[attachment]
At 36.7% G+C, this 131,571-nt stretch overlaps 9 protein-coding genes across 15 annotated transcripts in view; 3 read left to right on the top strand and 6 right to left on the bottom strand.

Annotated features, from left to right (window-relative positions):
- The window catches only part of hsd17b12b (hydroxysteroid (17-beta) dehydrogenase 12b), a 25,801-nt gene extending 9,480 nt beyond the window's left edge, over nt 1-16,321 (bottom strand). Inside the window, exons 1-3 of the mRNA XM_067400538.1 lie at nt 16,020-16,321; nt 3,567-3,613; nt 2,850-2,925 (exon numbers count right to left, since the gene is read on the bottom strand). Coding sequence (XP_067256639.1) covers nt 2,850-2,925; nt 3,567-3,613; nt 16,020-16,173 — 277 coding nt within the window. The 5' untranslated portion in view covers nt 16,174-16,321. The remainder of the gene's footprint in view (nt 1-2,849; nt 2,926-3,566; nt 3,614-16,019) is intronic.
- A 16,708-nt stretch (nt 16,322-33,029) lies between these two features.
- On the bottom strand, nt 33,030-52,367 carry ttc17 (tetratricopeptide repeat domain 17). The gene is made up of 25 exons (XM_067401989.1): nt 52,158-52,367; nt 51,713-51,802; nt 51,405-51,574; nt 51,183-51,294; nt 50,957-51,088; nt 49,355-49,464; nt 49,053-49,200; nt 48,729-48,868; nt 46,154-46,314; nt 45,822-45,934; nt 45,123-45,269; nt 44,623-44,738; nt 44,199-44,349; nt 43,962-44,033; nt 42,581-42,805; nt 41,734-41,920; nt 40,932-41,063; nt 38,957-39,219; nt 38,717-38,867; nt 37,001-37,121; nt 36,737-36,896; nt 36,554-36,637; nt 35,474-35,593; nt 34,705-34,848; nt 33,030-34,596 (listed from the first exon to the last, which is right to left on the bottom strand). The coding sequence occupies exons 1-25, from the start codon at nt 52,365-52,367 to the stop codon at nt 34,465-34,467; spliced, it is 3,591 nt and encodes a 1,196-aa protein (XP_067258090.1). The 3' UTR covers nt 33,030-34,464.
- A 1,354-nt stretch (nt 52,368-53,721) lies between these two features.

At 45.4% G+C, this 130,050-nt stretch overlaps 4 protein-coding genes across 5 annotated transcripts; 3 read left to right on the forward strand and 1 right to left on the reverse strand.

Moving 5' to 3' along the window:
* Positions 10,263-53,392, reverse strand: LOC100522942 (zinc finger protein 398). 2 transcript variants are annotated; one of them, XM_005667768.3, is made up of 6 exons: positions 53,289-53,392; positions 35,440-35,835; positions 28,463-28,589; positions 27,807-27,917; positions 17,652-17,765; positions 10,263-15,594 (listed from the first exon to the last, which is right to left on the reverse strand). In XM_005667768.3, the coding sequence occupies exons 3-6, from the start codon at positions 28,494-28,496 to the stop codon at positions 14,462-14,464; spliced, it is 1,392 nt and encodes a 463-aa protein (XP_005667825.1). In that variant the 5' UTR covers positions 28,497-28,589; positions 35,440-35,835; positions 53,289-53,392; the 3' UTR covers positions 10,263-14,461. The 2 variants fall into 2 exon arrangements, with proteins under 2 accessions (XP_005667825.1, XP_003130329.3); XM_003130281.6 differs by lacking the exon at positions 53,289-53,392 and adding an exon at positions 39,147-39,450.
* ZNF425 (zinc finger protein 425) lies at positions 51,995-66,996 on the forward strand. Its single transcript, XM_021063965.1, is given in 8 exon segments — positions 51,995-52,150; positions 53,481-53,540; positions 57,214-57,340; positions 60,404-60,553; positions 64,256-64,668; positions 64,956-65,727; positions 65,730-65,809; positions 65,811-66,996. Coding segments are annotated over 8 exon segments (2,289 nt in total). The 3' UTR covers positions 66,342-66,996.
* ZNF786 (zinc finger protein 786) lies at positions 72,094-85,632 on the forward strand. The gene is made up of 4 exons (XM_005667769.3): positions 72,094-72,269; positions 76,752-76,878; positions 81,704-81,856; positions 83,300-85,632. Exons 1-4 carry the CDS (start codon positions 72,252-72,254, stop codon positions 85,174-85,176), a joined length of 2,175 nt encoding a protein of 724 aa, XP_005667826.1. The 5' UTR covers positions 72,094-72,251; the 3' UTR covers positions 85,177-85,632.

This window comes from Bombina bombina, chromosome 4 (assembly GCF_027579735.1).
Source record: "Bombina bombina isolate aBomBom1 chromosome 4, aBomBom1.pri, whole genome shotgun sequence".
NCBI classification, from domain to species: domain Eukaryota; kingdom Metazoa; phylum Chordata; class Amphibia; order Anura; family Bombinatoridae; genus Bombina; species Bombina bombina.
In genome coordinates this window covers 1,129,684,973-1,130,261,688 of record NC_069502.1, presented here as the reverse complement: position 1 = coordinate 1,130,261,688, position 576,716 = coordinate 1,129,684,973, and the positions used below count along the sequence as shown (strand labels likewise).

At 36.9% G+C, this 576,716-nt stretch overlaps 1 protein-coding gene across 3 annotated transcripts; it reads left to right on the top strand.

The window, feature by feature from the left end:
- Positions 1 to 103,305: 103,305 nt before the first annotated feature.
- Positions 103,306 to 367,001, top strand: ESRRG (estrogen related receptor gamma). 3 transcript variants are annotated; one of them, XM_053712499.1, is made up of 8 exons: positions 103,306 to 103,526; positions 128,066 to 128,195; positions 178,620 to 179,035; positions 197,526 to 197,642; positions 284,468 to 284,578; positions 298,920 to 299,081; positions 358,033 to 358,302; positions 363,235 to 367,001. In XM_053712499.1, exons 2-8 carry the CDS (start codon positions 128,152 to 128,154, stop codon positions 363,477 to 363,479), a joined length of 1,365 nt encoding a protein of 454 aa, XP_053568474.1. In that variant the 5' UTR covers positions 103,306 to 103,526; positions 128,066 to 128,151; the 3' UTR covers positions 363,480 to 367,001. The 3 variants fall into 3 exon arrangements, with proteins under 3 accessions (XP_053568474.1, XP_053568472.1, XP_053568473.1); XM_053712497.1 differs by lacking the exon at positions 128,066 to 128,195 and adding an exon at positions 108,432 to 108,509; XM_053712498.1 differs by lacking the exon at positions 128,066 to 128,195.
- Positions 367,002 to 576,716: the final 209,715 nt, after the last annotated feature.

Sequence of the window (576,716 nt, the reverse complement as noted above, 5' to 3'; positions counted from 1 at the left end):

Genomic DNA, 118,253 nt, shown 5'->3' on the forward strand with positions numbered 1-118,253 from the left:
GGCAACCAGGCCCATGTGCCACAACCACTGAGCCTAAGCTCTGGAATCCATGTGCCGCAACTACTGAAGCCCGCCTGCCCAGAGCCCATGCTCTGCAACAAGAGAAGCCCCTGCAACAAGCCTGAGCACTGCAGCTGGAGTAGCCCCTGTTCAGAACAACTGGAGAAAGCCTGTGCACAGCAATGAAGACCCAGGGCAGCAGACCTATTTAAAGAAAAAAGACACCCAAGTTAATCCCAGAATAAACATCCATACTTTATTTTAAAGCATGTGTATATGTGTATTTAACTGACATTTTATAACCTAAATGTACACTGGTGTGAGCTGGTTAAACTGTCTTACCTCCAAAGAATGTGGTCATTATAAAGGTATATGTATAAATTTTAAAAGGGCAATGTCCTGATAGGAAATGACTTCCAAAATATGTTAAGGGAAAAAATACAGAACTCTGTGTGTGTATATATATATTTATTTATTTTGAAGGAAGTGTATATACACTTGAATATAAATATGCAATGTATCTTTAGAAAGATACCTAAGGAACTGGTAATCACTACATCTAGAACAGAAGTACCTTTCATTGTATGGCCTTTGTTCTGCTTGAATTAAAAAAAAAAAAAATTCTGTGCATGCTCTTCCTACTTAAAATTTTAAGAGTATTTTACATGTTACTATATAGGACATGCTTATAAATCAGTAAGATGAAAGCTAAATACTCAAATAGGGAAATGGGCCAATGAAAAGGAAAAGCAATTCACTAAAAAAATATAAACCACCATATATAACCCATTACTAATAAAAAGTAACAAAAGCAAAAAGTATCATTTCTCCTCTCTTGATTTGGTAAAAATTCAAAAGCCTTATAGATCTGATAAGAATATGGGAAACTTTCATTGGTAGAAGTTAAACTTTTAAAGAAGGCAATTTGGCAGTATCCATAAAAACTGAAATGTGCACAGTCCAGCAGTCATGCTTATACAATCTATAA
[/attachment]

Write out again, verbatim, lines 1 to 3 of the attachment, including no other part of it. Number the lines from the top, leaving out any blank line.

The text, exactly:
At 36.7% G+C, this 131,571-nt stretch overlaps 9 protein-coding genes across 15 annotated transcripts in view; 3 read left to right on the top strand and 6 right to left on the bottom strand.

Annotated features, from left to right (window-relative positions):
- The window catches only part of hsd17b12b (hydroxysteroid (17-beta) dehydrogenase 12b), a 25,801-nt gene extending 9,480 nt beyond the window's left edge, over nt 1-16,321 (bottom strand). Inside the window, exons 1-3 of the mRNA XM_067400538.1 lie at nt 16,020-16,321; nt 3,567-3,613; nt 2,850-2,925 (exon numbers count right to left, since the gene is read on the bottom strand). Coding sequence (XP_067256639.1) covers nt 2,850-2,925; nt 3,567-3,613; nt 16,020-16,173 — 277 coding nt within the window. The 5' untranslated portion in view covers nt 16,174-16,321. The remainder of the gene's footprint in view (nt 1-2,849; nt 2,926-3,566; nt 3,614-16,019) is intronic.